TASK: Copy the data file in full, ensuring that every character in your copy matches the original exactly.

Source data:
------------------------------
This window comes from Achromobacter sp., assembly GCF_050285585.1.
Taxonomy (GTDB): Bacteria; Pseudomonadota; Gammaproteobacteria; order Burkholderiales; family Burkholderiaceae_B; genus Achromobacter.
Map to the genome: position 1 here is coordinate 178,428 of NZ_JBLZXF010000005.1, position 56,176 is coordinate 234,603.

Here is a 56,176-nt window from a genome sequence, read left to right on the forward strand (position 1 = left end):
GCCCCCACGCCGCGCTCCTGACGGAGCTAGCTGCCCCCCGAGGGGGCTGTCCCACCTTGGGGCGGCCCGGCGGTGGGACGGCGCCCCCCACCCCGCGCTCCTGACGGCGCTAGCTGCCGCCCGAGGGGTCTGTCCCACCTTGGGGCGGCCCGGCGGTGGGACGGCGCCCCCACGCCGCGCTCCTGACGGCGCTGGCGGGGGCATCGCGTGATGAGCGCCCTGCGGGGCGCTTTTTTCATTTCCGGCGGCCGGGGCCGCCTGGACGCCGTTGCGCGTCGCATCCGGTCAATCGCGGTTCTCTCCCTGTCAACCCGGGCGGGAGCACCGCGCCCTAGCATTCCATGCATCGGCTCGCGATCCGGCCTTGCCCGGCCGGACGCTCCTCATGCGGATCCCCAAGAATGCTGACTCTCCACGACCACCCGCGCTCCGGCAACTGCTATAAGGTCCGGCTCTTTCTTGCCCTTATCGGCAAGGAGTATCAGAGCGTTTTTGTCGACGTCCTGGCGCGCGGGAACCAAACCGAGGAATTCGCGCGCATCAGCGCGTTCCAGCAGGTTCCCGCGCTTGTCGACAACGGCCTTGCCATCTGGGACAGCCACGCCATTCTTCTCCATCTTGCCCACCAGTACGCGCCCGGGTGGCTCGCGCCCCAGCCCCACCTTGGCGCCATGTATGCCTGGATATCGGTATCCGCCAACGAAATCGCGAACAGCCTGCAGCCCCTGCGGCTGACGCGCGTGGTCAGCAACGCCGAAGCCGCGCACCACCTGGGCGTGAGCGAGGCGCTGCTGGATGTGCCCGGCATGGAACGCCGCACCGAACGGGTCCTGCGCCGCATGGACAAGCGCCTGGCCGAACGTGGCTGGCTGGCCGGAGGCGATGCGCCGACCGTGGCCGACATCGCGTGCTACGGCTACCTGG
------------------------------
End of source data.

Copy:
This window comes from Achromobacter sp., assembly GCF_050285585.1.
Taxonomy (GTDB): Bacteria; Pseudomonadota; Gammaproteobacteria; order Burkholderiales; family Burkholderiaceae_B; genus Achromobacter.
Map to the genome: position 1 here is coordinate 178,428 of NZ_JBLZXF010000005.1, position 56,176 is coordinate 234,603.

Here is a 56,176-nt window from a genome sequence, read left to right on the forward strand (position 1 = left end):
GCCCCCACGCCGCGCTCCTGACGGAGCTAGCTGCCCCCCGAGGGGGCTGTCCCACCTTGGGGCGGCCCGGCGGTGGGACGGCGCCCCCCACCCCGCGCTCCTGACGGCGCTAGCTGCCGCCCGAGGGGTCTGTCCCACCTTGGGGCGGCCCGGCGGTGGGACGGCGCCCCCACGCCGCGCTCCTGACGGCGCTGGCGGGGGCATCGCGTGATGAGCGCCCTGCGGGGCGCTTTTTTCATTTCCGGCGGCCGGGGCCGCCTGGACGCCGTTGCGCGTCGCATCCGGTCAATCGCGGTTCTCTCCCTGTCAACCCGGGCGGGAGCACCGCGCCCTAGCATTCCATGCATCGGCTCGCGATCCGGCCTTGCCCGGCCGGACGCTCCTCATGCGGATCCCCAAGAATGCTGACTCTCCACGACCACCCGCGCTCCGGCAACTGCTATAAGGTCCGGCTCTTTCTTGCCCTTATCGGCAAGGAGTATCAGAGCGTTTTTGTCGACGTCCTGGCGCGCGGGAACCAAACCGAGGAATTCGCGCGCATCAGCGCGTTCCAGCAGGTTCCCGCGCTTGTCGACAACGGCCTTGCCATCTGGGACAGCCACGCCATTCTTCTCCATCTTGCCCACCAGTACGCGCCCGGGTGGCTCGCGCCCCAGCCCCACCTTGGCGCCATGTATGCCTGGATATCGGTATCCGCCAACGAAATCGCGAACAGCCTGCAGCCCCTGCGGCTGACGCGCGTGGTCAGCAACGCCGAAGCCGCGCACCACCTGGGCGTGAGCGAGGCGCTGCTGGATGTGCCCGGCATGGAACGCCGCACCGAACGGGTCCTGCGCCGCATGGACAAGCGCCTGGCCGAACGTGGCTGGCTGGCCGGAGGCGATGCGCCGACCGTGGCCGACATCGCGTGCTACGGCTACCTGG